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Opening Arguments

Give me a break

If you're gonna make some people mad, why not just go for the grand prize and upset everybody?

A school board in Maryland has voted to remove all references to religious holidays from the district's calendar after Muslim leaders in the community asked that the Muslim holy day of Eid al-Adha be given equal consideration.

Montgomery County Public Schools, located in the Washington suburb of Rockville and the largest in Maryland, will still close for Christian and Jewish holidays and students will still get the same days off, the Washington Post reports.

But the decision to remove religious holiday references on next year's calendar has brought backlash against board members, who approved the change with a 7-1 vote on Tuesday,according to the Post.

Christians and Jews are upset at the removal of their holidays from the calendar, the Associated Press reports, and Muslims are upset theirs weren't included. Muslims accused the board of hiding behind secularism to protect more established communities.

No word on what the atheists and Pastifarians (those who worship the Flying Spaghetti Monster) think.

It's tempting to make this the year's first entry about the continuing War on Christmas saga, but let's just call it one more battle in the Great Diversity Upheaval. The Muslims weren't asking the school board to stop closing for Christian and Jewish holidays but merely to also close for a couple of their special days.  It's easy to see how that could get out of hand. Once you start down that path, every oddball religion in the country would demand its own day off, and you might as well close the schools for good.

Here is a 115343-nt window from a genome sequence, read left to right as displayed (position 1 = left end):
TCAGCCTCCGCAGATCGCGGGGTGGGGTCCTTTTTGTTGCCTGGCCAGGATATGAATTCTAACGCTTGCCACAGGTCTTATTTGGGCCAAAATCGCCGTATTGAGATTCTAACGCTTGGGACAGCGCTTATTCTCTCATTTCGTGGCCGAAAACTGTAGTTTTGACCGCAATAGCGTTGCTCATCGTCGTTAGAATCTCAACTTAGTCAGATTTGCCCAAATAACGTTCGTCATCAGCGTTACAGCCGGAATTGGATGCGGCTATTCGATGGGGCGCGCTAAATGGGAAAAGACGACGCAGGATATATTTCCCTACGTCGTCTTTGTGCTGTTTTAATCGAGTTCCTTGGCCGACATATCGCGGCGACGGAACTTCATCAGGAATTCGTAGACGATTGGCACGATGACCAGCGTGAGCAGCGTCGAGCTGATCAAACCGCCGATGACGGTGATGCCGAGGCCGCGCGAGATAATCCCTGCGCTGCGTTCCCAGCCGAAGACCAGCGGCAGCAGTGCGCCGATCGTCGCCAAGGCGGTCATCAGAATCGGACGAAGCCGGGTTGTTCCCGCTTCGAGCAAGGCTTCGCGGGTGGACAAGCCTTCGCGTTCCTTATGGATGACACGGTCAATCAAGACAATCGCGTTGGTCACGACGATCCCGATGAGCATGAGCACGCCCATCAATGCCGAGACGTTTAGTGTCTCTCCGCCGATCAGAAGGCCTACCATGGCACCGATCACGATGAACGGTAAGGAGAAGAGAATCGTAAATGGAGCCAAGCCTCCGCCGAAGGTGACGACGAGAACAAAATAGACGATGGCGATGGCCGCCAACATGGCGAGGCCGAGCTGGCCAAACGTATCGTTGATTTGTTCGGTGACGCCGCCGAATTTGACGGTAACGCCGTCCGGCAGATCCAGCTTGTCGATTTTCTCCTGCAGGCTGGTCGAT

So keeping the holidays as is but just removing religious references from the calendar seems to me like a pretty reasonable way to deal with the situation. The story notes that state and federal law forbid schols from closing for "purely religious" reasons, and they aren't really doing that. Absenteeism would be so high during the days that happen to coincide with Christian and Jewish holidays that the schools might as well close. Sorry, Muslims, if you want to get in on the action, you need more students of your faith so your absenteeism is noticed, too. It's not a case of "more established" religious communties, just the ones with numbers big enough to have an impact.

And, come on, people, Christmas is a special case, isn't it? It's at least as much a secular holiday as it is a religious one, and taking a nice break around it is something students and teachers alike need and no school district is ever going to abandon. But, hey, if we're going to call it Winter Break instead of Christmas Break on the school calendar, what's the big deal?